One of the most pleasurable things about my job is that I get to have stimulating debates with my colleagues about English-related topics. Often provoked by the morning paper or last night’s Radio 4 programme, these discussions give us a more rounded knowledge of our market and feed into the work we do preparing new resources for schools.
The debate this morning centred around an article on the BBC Radio 4 website, Schools urged to get strict on grammar, about the columnist Simon Heffer and his campaign for grammatical correctness (read it here).
We’ve been here before. Lynne Truss, anyone? I am very much in the David Crystal camp of pragmatists on this issue. (You can find a link to his excellent language blog to the right of this page, as well as to a blog site written by Dan Clayton, one of our language specialist authors, whose blog on Heffer made me chuckle. ) Language gives us the ability to communicate, and as long as we can communicate effectively and appropriately in any given situation, I don’t think zero tolerance in favour of archaic and often arbitrary rules is necessary. Don’t get me wrong - I know that rules are required in order to understand the nuts and bolts of how to communicate – for example, a misplaced apostrophe can alter the meaning of a sentence. Ah, how we love our red pens in those cases. But where's the line? Take the example of the grammatically incorrect sentence given in the Simon Heffer article:
The Prime Minister has warned that spending cuts are necessary.
According to Heffer, the verb ‘to warn’ requires an object, ie someone to warn:
The Prime Minister has warned the House of Commons that spending cuts are necessary.
Does this really matter? Is the crux of the sentence about spending cuts, or is it more important for us to know that the House of Commons has been given this news? Perhaps this is the argument for getting things grammatically correct, but then surely the writer/speaker could have written it as The House of Commons has been warned that spending cuts are necessary if that was their intended message. Then again, is it crucial to know that it was the Prime Minister himself sending this warning? The critical factor here is not whether you know the rule that ‘to warn’ requires an object, but to understand what the recipient of your message will take from that message, and whether that is the point you are trying to make or not. I guess the question is whether being taught the rule enables you to do this more effectively.
Perhaps it depends more on the kind of learner you are. I wasn’t taught grammar at school. In fact, the first time I came across classifications like ‘adjective’ and ‘verb’ was at university, where my journalism lecturer was in a permanent state of horror at our grammatical ineptitude. But (hmm - isn’t there some sort of rule against using a coordinating conjunction to start a sentence?) I have always been a voracious reader, as have my parents, and perhaps I learned to communicate effectively that way. My lack of education in this area certainly hasn’t prevented me from having a career in publishing. But (oops, I did it again) what if you’re not a big reader? Where do you learn how to structure sentences effectively? I’ve repeated the word ‘effectively’ several times because that, to me, is the point to all of this. Language is a tool kit which facilitates communication (should I have said ‘tool kit that’? Does it matter? Did you understand the point I’m making regardless?) and maybe some people need to be given the tools more prescriptively than others during their education.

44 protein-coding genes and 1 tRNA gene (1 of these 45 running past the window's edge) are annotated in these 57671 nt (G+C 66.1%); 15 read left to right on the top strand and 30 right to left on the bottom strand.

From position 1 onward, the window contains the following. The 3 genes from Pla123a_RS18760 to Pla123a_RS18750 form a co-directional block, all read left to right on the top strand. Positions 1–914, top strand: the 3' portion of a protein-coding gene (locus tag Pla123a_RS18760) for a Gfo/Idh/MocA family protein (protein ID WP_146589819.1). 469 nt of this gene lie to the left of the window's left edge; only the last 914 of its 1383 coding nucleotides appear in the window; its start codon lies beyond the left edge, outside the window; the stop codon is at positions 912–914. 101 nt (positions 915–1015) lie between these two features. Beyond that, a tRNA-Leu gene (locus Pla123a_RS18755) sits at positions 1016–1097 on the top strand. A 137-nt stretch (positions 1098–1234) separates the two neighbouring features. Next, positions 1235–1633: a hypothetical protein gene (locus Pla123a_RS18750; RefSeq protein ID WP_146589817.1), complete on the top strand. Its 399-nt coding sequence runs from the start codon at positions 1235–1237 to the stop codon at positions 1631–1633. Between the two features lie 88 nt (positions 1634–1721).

Heffer also makes the point in this article about what he calls ‘verbicide’. Get over it, I say. Language is, and always has been, a vacillating entity, evolving to meet the needs of the user. Does it really matter that the strict definition of ‘viable’ is ‘capable of living’ and should therefore only apply to living organisms? Do I understand what my boss is trying to tell me when he says my latest proposal isn’t viable? Of course I do – he means it isn’t feasible – but by using viable, he’s giving me the message that my idea will never have life, not just that we can’t do it for some practical reason. So, in a way, viable is the right choice of word, but he’s just extended the reach of its meaning.
These days we are increasingly in contact with people all over the world, and naturally colloquialisms and dialects are converging and merging whilst rules are being bent, shaped and outright ignored. Does that make us wrong? I don't think so. It makes language creative and exciting. And as long as your message is appropriate for its purpose and is clearly understood by the recipient, does it really matter whether you split an infinitive or use an Americanism along the way?
We are, as ever, interested to hear your points of view on this so please feel free to comment on this post or email us at email@example.com. I'm sure I've made lots of grammatical errors you can pick me up on...!